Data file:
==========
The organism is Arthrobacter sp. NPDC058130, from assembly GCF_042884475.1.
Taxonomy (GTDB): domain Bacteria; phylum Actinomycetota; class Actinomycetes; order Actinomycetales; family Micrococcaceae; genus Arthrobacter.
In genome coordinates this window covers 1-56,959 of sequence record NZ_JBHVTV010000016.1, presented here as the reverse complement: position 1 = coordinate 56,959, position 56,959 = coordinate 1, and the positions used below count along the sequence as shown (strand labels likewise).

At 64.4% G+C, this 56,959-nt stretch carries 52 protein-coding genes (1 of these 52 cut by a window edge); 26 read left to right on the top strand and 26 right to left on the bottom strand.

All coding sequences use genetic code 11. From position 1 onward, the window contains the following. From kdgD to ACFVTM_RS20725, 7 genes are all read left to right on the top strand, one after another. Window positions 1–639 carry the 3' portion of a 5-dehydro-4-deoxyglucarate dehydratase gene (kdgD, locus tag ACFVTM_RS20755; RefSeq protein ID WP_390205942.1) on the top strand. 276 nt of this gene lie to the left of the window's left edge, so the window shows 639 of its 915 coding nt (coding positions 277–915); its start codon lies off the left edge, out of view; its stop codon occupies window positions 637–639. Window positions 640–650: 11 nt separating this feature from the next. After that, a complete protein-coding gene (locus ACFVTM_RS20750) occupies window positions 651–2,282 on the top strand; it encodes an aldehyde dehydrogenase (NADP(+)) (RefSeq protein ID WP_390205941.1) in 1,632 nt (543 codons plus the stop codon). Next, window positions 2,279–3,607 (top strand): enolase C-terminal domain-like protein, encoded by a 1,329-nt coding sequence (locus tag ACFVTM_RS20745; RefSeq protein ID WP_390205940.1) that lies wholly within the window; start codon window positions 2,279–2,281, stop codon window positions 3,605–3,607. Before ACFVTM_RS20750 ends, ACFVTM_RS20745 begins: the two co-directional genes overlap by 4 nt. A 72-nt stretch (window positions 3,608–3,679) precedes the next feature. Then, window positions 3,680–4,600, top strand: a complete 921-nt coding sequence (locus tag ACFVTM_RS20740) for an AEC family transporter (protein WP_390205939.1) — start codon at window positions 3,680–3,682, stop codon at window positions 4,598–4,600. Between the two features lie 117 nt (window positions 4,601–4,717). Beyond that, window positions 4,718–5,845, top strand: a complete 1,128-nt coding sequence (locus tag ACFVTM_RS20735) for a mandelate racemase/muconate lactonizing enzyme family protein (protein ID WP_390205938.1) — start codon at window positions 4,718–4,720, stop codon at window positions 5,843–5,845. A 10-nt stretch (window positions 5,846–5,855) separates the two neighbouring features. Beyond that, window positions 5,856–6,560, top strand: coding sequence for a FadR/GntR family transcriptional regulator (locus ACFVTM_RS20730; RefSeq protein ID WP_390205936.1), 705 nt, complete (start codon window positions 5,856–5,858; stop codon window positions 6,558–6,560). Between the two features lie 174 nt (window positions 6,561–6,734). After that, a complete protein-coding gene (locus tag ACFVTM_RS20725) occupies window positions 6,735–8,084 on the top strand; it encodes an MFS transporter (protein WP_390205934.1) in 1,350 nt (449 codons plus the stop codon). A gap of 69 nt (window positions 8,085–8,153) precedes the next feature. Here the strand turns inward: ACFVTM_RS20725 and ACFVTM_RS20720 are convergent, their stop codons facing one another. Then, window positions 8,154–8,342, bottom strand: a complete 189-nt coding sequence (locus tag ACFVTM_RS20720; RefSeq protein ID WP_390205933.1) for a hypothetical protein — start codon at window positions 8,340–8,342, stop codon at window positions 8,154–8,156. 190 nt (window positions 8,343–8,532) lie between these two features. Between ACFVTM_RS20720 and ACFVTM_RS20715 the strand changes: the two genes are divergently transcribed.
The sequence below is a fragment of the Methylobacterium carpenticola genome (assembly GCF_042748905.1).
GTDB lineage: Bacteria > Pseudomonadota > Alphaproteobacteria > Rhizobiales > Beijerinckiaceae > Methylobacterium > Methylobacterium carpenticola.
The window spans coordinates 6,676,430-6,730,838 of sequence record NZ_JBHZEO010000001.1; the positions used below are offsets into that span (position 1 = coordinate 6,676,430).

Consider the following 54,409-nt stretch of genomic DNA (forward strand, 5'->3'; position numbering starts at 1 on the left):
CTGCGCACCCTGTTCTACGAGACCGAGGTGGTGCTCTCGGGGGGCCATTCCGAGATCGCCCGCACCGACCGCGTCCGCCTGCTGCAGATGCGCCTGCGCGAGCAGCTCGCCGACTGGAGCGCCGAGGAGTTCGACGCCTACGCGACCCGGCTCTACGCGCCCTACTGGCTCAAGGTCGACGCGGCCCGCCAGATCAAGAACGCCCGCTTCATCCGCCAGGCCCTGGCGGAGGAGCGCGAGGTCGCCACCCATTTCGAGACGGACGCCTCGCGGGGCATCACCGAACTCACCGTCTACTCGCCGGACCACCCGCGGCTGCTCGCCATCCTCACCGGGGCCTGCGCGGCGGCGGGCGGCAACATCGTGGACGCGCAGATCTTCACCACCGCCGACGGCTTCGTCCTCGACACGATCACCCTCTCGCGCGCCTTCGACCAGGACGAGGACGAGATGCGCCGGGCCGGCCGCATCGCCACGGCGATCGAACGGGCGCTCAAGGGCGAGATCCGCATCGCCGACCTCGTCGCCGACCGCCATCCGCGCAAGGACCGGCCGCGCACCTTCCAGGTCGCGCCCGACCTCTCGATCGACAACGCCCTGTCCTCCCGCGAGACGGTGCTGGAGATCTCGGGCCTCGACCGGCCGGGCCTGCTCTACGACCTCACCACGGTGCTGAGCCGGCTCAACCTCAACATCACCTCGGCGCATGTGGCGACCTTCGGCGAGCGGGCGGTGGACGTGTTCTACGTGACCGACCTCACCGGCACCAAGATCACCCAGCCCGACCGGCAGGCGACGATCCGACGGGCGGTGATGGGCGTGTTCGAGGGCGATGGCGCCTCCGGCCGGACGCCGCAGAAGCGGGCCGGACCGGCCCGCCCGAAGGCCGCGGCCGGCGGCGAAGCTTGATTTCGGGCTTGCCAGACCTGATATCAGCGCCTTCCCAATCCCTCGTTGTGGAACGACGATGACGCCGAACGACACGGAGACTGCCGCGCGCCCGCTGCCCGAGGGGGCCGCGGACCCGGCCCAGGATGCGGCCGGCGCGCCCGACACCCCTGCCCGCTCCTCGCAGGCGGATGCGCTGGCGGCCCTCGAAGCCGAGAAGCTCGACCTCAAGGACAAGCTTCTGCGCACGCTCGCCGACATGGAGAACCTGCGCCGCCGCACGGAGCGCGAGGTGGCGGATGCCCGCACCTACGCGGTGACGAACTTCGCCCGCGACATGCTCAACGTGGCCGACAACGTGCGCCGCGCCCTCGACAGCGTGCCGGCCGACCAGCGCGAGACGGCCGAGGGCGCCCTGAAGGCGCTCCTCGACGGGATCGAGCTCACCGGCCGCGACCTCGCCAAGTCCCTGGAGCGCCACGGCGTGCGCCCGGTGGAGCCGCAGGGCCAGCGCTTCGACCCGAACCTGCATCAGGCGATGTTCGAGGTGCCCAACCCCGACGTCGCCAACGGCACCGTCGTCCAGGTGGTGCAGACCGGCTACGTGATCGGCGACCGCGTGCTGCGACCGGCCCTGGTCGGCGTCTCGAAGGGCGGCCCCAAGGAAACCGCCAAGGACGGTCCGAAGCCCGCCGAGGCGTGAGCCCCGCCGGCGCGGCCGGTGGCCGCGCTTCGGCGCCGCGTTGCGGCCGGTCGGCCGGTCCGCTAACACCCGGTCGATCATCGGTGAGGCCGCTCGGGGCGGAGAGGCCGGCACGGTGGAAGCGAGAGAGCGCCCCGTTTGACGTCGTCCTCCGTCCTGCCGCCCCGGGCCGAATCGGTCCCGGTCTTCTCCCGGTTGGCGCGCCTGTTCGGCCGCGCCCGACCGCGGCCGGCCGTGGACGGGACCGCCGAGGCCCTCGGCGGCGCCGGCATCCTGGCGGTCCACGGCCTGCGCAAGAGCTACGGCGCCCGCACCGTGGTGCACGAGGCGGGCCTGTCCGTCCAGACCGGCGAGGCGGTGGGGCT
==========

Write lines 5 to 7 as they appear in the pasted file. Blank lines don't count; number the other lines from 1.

All coding sequences use genetic code 11. From position 1 onward, the window contains the following. From kdgD to ACFVTM_RS20725, 7 genes are all read left to right on the top strand, one after another. Window positions 1–639 carry the 3' portion of a 5-dehydro-4-deoxyglucarate dehydratase gene (kdgD, locus tag ACFVTM_RS20755; RefSeq protein ID WP_390205942.1) on the top strand. 276 nt of this gene lie to the left of the window's left edge, so the window shows 639 of its 915 coding nt (coding positions 277–915); its start codon lies off the left edge, out of view; its stop codon occupies window positions 637–639. Window positions 640–650: 11 nt separating this feature from the next. After that, a complete protein-coding gene (locus ACFVTM_RS20750) occupies window positions 651–2,282 on the top strand; it encodes an aldehyde dehydrogenase (NADP(+)) (RefSeq protein ID WP_390205941.1) in 1,632 nt (543 codons plus the stop codon). Next, window positions 2,279–3,607 (top strand): enolase C-terminal domain-like protein, encoded by a 1,329-nt coding sequence (locus tag ACFVTM_RS20745; RefSeq protein ID WP_390205940.1) that lies wholly within the window; start codon window positions 2,279–2,281, stop codon window positions 3,605–3,607. Before ACFVTM_RS20750 ends, ACFVTM_RS20745 begins: the two co-directional genes overlap by 4 nt. A 72-nt stretch (window positions 3,608–3,679) precedes the next feature. Then, window positions 3,680–4,600, top strand: a complete 921-nt coding sequence (locus tag ACFVTM_RS20740) for an AEC family transporter (protein WP_390205939.1) — start codon at window positions 3,680–3,682, stop codon at window positions 4,598–4,600. Between the two features lie 117 nt (window positions 4,601–4,717). Beyond that, window positions 4,718–5,845, top strand: a complete 1,128-nt coding sequence (locus tag ACFVTM_RS20735) for a mandelate racemase/muconate lactonizing enzyme family protein (protein ID WP_390205938.1) — start codon at window positions 4,718–4,720, stop codon at window positions 5,843–5,845. A 10-nt stretch (window positions 5,846–5,855) separates the two neighbouring features. Beyond that, window positions 5,856–6,560, top strand: coding sequence for a FadR/GntR family transcriptional regulator (locus ACFVTM_RS20730; RefSeq protein ID WP_390205936.1), 705 nt, complete (start codon window positions 5,856–5,858; stop codon window positions 6,558–6,560). Between the two features lie 174 nt (window positions 6,561–6,734). After that, a complete protein-coding gene (locus tag ACFVTM_RS20725) occupies window positions 6,735–8,084 on the top strand; it encodes an MFS transporter (protein WP_390205934.1) in 1,350 nt (449 codons plus the stop codon). A gap of 69 nt (window positions 8,085–8,153) precedes the next feature. Here the strand turns inward: ACFVTM_RS20725 and ACFVTM_RS20720 are convergent, their stop codons facing one another. Then, window positions 8,154–8,342, bottom strand: a complete 189-nt coding sequence (locus tag ACFVTM_RS20720; RefSeq protein ID WP_390205933.1) for a hypothetical protein — start codon at window positions 8,340–8,342, stop codon at window positions 8,154–8,156. 190 nt (window positions 8,343–8,532) lie between these two features. Between ACFVTM_RS20720 and ACFVTM_RS20715 the strand changes: the two genes are divergently transcribed.
The sequence below is a fragment of the Methylobacterium carpenticola genome (assembly GCF_042748905.1).
GTDB lineage: Bacteria > Pseudomonadota > Alphaproteobacteria > Rhizobiales > Beijerinckiaceae > Methylobacterium > Methylobacterium carpenticola.